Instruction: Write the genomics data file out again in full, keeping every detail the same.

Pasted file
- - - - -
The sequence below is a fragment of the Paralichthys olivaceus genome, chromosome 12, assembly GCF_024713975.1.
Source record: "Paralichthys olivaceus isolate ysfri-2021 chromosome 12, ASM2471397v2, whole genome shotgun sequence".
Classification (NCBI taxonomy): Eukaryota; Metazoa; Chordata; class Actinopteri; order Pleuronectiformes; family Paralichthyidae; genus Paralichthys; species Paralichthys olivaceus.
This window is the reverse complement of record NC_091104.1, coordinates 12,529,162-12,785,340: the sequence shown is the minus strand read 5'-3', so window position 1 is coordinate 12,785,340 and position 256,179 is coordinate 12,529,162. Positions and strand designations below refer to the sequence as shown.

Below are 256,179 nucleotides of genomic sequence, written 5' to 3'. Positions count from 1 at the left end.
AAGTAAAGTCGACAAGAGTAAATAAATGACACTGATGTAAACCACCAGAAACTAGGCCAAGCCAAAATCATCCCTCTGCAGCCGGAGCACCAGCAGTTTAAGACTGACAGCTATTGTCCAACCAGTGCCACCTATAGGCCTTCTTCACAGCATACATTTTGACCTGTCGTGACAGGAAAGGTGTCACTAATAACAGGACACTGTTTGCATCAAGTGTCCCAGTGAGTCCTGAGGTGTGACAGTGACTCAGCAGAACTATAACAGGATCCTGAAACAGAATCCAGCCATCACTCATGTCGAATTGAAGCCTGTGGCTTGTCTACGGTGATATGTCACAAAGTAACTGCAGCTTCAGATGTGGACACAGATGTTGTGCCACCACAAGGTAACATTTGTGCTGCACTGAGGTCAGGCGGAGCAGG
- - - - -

The sequence below is a fragment of the Paralichthys olivaceus genome, chromosome 12, assembly GCF_024713975.1.
Source record: "Paralichthys olivaceus isolate ysfri-2021 chromosome 12, ASM2471397v2, whole genome shotgun sequence".
Classification (NCBI taxonomy): Eukaryota; Metazoa; Chordata; class Actinopteri; order Pleuronectiformes; family Paralichthyidae; genus Paralichthys; species Paralichthys olivaceus.
This window is the reverse complement of record NC_091104.1, coordinates 12,529,162-12,785,340: the sequence shown is the minus strand read 5'-3', so window position 1 is coordinate 12,785,340 and position 256,179 is coordinate 12,529,162. Positions and strand designations below refer to the sequence as shown.

Below are 256,179 nucleotides of genomic sequence, written 5' to 3'. Positions count from 1 at the left end.
AAGTAAAGTCGACAAGAGTAAATAAATGACACTGATGTAAACCACCAGAAACTAGGCCAAGCCAAAATCATCCCTCTGCAGCCGGAGCACCAGCAGTTTAAGACTGACAGCTATTGTCCAACCAGTGCCACCTATAGGCCTTCTTCACAGCATACATTTTGACCTGTCGTGACAGGAAAGGTGTCACTAATAACAGGACACTGTTTGCATCAAGTGTCCCAGTGAGTCCTGAGGTGTGACAGTGACTCAGCAGAACTATAACAGGATCCTGAAACAGAATCCAGCCATCACTCATGTCGAATTGAAGCCTGTGGCTTGTCTACGGTGATATGTCACAAAGTAACTGCAGCTTCAGATGTGGACACAGATGTTGTGCCACCACAAGGTAACATTTGTGCTGCACTGAGGTCAGGCGGAGCAGG